Have Fun with Your ESL/EFL Students while Scaffolding Acquisition
Are you a non-native SPEAKER of English?
Are you a non-native TEACHER of English?
In either case, do you ever avoid using or teaching certain new words because you are not sure how to use them? If you are a student you don’t want to look foolish and if you are a teacher you don’t want to teach something that may not be correct. It is very natural to feel this way.
Here is a tricky little quiz for a fun vocabulary word:
When and how would you use the word HORSE?
When and how would you use the word HOARSE?
Do you tend to pronounce these words differently because of their spelling?
HORSE and HOARSE are homophones, two words that are spelled differently, pronounced the same, but have different meanings. A non-native EFL teacher in one of the discussion groups I follow recently posted a very interesting question. He wanted to know how to present the word HOARSE to his students. He wondered if it was best to say, “His voice is hoarse” or “He has a hoarse voice.” Of course both ways are correct, but native speakers would simply say:
“He is hoarse.”
Since HOARSE sounds exactly like HORSE, when non-native teachers want to teach the word they might hesitate to teach students to say, “He is hoarse”. To avoid confusion they want to attach meaning to the word like using ‘voice’ as a way of explaining the word they are teaching, rather than to teach it as a simple new adjective.
This is not a problem but when teachers do this, they are losing a great opportunity to multi-task. If you teach students to say: “He is hoarse,” you will be supporting four aspects of language acquisition.
The trick here is that when you hear the words hoarse by themselves you don’t know the meaning by the sound alone. The only way you can understand the meaning is by seeing the spelling or by the way it is used in a sentence. Basically you can only understand that it means a raspy voice by spelling or usage in a sentence. Usage or function is something students need to acquire to improve their comprehension.
The only exception in this case would be if the speaker said, “I am Hoarse” meaning his name is Hoarse. In this case the listener might answer, ‘That’s a very interesting name! How do you spell it?’ Or “Nice to meet you, Hoarse, I am Veronica.”
Four things your students can learn from the sentence: “He is hoarse.”
First, comes the most obvious skill. Students can learn two different spellings for two words that sound the same but have different meanings. Spelling is a very useful skill when writing! By learning that the new word, HOARSE is spelled differently than the familiar word, HORSE, students will know which way to spell it, to show the meaning they want.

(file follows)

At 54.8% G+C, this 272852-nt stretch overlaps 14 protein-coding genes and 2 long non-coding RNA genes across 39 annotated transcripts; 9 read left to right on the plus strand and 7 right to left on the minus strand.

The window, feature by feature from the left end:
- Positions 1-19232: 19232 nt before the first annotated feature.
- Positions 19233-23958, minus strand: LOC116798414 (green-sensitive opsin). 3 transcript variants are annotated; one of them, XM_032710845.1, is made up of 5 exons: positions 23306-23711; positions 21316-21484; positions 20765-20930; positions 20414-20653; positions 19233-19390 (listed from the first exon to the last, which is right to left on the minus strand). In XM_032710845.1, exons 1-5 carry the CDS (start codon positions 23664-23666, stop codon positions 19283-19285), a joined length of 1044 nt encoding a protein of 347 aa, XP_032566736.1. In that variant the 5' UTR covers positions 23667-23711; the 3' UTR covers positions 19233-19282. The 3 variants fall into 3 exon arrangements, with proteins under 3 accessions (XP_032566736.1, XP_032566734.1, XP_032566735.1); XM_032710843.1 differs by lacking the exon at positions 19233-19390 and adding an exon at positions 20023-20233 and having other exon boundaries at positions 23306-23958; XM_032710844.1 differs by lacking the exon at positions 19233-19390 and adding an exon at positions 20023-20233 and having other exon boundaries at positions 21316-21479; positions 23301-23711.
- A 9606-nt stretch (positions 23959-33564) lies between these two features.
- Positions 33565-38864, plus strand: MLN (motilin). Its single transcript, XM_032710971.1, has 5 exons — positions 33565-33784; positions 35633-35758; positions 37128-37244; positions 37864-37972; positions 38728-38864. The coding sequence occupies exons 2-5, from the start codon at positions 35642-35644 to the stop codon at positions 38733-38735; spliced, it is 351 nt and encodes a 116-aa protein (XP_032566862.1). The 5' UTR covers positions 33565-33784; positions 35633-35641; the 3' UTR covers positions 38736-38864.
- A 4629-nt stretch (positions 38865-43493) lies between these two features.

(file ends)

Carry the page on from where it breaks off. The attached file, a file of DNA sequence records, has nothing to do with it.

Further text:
This also make students aware that in English spelling can vary a lot, for no apparent reason. If they make special note of this, their spelling can improve and they can have fun memorizing spelling words. They will not make a mistake like writing DEER teacher, instead of DEAR teacher, for example.
Spelling in English is crazy, use spellcheck!
Second, students will learn word function. They will recognize that HOARSE is an Adjective.
***”In “He is hoarse” hoarse, describes: ‘He’ (his condition).
***”In “He has a hoarse voice” hoarse describes the condition of his ‘voice’.
Students will learn that hoarse is functioning as an adjective compliment for ‘he’, showing his condition is one of having a raspy voice therefore: ‘He is HOARSE’.
Adjectives are words that describe nouns (persons/places/things).
Third, students will understand a very important core skill: Without a determiner such as ‘A or THE’, hoarse CANNOT be considered the noun HORSE, even if it sounds just like the animal, or the student does not know how it is spelled, horse. Students may not be able to depend on spelling but they must know that without a determiner the word CANNOT be a noun. This is a fundamental skill for English students.
Whereas if the sentence were said: “He is A horse” there would be no doubt that it meant he is the animal, horse, regardless of how the word was spelled. Without the A the listener should understand that the word is referring to a raspy voice.
Singular nouns need an article or determiner to prove they are nouns!
Fourth, and maybe the most important of all students will have fun with this word. Any way you look at it, when you teach students to say: “He is hoarse”, it will be a lot of fun. Even though the student knows it means he has a raspy voice it is a lot of fun to say, “He/she/ is hoarse.” In fact, students will have so much fun saying that someone is hoarse that they will never forget that particular vocabulary word. It will be stowed away as a ‘right brain’ memory (joke about horse/hoarse) that will permit them to acquire the new vocabulary word and not forget it.
It is simply much more fun to say: ‘He is hoarse’ than it is to say he has a hoarse voice!